They then recited some speeches, did a glove-puppet mini-sketch and the Prince also played his drums a bit.

New Prince And Princess

Then there was a long series of ceremonial bits where other Princes and Princesses (young and also grown-ups) from other areas came to give gifts to the new Prince and Princess. They were always given a Karnevalsorden, a kind of medal on a ribbon (and gave one in return), so by the end of these ceremonies (probably about 8 different areas’ Princes and Princesses) they must have been really weighed down by all the enamel medals hanging round their necks. Apparently these are no plastic but properly made. Here they are with the adult Princess of Viersen.

Photo from www.roahser-jonges.de

The Prince and Princess had to kiss the cheeks three times of all the various people that they were honouring. I felt a bit sorry for this lovely sweet Princess who had to kiss 40-or-so middle aged men dressed in weird uniforms. But she was very good at her job – I was impressed by her! The Prince looked a little more ill-at-ease but still did a creditable job.

The local Bürgermeister (Mayor) and two of the local Catholic Priests also were involved in part of the ceremony, it’s obviously something quite integrated within the local community.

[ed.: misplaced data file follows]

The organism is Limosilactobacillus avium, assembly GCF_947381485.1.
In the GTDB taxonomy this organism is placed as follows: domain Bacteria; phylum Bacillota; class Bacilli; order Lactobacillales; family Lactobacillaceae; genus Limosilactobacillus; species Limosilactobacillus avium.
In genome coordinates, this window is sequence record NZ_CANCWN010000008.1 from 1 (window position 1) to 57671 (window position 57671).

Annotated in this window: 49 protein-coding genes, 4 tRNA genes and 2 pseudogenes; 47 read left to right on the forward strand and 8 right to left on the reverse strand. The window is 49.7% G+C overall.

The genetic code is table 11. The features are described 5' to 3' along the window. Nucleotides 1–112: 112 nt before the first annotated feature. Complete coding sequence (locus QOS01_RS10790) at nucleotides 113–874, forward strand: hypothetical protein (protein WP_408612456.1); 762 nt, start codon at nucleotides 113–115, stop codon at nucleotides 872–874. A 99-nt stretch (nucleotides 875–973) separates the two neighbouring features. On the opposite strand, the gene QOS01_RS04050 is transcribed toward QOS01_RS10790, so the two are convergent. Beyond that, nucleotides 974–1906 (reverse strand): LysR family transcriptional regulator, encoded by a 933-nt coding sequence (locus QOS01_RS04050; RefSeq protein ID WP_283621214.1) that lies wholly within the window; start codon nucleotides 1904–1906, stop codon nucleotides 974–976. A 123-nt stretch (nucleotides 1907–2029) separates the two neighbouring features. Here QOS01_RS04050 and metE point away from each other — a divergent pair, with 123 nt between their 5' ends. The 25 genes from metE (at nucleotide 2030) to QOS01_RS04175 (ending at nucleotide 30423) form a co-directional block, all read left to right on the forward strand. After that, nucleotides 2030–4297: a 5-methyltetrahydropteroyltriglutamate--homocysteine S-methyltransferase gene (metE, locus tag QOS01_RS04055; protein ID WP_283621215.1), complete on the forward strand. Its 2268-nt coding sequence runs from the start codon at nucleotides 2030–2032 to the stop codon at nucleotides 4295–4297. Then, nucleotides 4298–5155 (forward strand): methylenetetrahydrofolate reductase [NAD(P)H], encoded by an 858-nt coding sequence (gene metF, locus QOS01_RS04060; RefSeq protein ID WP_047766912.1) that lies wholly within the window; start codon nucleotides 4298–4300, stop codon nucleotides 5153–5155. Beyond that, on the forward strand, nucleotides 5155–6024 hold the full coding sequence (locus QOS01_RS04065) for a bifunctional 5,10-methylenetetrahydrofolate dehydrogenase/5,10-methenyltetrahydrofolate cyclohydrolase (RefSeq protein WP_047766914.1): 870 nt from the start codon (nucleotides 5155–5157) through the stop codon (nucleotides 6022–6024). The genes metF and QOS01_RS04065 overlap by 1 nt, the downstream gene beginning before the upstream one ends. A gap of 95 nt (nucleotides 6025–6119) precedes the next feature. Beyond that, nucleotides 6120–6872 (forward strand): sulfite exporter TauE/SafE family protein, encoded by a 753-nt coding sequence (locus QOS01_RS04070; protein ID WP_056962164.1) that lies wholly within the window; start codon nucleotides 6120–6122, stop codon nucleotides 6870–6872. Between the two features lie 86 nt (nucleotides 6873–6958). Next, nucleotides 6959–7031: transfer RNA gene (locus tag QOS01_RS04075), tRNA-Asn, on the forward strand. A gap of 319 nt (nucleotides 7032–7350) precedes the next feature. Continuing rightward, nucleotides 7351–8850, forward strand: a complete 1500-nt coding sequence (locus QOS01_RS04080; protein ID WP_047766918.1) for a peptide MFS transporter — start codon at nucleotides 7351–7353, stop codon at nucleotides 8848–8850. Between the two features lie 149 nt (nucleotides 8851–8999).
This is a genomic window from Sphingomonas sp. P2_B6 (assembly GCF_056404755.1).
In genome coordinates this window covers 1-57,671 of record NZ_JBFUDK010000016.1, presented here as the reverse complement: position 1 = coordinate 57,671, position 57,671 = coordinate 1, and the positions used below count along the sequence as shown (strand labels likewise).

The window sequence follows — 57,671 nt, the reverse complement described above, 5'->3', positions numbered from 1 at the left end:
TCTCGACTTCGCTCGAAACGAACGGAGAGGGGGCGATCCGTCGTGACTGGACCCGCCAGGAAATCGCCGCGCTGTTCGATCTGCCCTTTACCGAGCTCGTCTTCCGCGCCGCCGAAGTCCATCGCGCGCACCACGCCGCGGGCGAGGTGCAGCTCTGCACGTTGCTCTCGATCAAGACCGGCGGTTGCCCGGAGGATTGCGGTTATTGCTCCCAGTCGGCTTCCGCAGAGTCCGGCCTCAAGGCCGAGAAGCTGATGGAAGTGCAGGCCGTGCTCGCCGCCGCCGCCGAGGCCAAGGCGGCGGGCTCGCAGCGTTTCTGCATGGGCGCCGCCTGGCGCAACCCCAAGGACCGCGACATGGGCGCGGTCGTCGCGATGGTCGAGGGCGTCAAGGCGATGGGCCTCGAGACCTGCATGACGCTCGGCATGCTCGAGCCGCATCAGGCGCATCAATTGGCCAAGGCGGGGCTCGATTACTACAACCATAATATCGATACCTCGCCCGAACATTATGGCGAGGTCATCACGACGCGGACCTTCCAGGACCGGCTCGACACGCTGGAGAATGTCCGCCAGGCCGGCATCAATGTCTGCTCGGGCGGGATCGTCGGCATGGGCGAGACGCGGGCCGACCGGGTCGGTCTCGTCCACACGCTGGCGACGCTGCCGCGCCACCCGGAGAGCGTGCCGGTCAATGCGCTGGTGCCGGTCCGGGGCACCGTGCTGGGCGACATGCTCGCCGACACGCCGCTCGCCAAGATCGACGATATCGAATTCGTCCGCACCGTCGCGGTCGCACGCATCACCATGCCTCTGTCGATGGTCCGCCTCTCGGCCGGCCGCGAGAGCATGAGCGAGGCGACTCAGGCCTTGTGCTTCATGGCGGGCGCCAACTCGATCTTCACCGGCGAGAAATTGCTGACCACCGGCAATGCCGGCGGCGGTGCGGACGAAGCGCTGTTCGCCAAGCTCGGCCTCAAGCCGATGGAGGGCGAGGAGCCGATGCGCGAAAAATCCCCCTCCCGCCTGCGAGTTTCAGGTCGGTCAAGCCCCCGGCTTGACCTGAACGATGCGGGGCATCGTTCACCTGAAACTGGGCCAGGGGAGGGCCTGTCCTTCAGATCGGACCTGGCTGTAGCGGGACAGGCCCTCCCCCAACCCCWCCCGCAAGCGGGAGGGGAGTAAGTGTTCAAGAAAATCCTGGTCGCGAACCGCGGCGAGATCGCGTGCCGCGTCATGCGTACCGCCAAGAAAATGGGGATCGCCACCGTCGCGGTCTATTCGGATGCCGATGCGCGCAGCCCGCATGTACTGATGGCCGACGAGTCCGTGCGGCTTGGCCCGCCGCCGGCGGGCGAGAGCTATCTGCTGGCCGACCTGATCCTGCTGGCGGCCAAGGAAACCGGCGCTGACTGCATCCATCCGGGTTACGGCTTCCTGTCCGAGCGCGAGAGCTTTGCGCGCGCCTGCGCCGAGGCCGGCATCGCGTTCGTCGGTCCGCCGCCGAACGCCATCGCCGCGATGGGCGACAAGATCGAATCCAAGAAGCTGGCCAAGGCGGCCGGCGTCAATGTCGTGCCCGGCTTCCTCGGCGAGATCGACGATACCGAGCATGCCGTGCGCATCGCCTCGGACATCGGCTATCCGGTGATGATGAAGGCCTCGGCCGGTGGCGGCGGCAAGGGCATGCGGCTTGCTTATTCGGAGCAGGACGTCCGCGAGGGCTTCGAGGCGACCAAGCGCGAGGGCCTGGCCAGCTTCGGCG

The chaps around them were dressed rather like French soldiers to my mind. Anyway, they processed out and I took a little film of it.

After all these ceremonial bits the Prince and Princess got to sit on their thrones.

Photo from www.roahser-jonges.de

We had some entertainment which was a series of dance groups which were great fun. These girls were very good at high kicks!

Dancing Girls 1

Photo from www.roahser-jonges.de

And this is the group of dancers which Lara was part of.

Lara's Dancing Group

There was also a little sketch done by a young child (he can’t have been much more than five years old. And he was utterly, utterly brilliant. I reckon he has a promising career on the stage.

Photo from www.roahser-jonges.de

And some more dancing girls, this time from Lobberich.

Photo from www.roahser-jonges.de

At the end all the children came back up onto the stage.